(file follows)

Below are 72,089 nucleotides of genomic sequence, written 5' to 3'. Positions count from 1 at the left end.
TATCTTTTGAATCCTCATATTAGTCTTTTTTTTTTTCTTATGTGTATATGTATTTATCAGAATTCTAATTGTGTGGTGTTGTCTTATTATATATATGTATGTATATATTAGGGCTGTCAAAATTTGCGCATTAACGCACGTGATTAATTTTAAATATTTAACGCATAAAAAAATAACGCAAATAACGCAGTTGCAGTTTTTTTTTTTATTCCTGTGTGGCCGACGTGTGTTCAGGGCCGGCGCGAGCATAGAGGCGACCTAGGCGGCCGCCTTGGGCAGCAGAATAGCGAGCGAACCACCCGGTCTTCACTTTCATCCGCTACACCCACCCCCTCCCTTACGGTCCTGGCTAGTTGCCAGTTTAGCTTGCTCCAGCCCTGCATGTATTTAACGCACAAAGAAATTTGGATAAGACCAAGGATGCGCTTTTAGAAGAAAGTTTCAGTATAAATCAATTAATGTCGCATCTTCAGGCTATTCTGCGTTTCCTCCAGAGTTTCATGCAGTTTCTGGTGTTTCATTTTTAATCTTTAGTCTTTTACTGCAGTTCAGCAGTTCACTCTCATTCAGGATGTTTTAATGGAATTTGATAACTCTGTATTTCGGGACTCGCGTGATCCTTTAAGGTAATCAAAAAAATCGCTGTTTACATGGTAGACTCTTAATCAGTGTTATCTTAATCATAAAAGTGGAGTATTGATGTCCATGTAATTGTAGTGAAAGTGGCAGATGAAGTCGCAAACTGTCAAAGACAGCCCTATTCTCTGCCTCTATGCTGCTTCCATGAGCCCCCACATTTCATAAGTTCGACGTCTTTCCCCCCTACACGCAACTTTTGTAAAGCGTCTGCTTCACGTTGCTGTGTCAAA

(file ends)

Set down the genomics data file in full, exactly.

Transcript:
Below are 72,089 nucleotides of genomic sequence, written 5' to 3'. Positions count from 1 at the left end.
TATCTTTTGAATCCTCATATTAGTCTTTTTTTTTTTCTTATGTGTATATGTATTTATCAGAATTCTAATTGTGTGGTGTTGTCTTATTATATATATGTATGTATATATTAGGGCTGTCAAAATTTGCGCATTAACGCACGTGATTAATTTTAAATATTTAACGCATAAAAAAATAACGCAAATAACGCAGTTGCAGTTTTTTTTTTTATTCCTGTGTGGCCGACGTGTGTTCAGGGCCGGCGCGAGCATAGAGGCGACCTAGGCGGCCGCCTTGGGCAGCAGAATAGCGAGCGAACCACCCGGTCTTCACTTTCATCCGCTACACCCACCCCCTCCCTTACGGTCCTGGCTAGTTGCCAGTTTAGCTTGCTCCAGCCCTGCATGTATTTAACGCACAAAGAAATTTGGATAAGACCAAGGATGCGCTTTTAGAAGAAAGTTTCAGTATAAATCAATTAATGTCGCATCTTCAGGCTATTCTGCGTTTCCTCCAGAGTTTCATGCAGTTTCTGGTGTTTCATTTTTAATCTTTAGTCTTTTACTGCAGTTCAGCAGTTCACTCTCATTCAGGATGTTTTAATGGAATTTGATAACTCTGTATTTCGGGACTCGCGTGATCCTTTAAGGTAATCAAAAAAATCGCTGTTTACATGGTAGACTCTTAATCAGTGTTATCTTAATCATAAAAGTGGAGTATTGATGTCCATGTAATTGTAGTGAAAGTGGCAGATGAAGTCGCAAACTGTCAAAGACAGCCCTATTCTCTGCCTCTATGCTGCTTCCATGAGCCCCCACATTTCATAAGTTCGACGTCTTTCCCCCCTACACGCAACTTTTGTAAAGCGTCTGCTTCACGTTGCTGTGTCAAA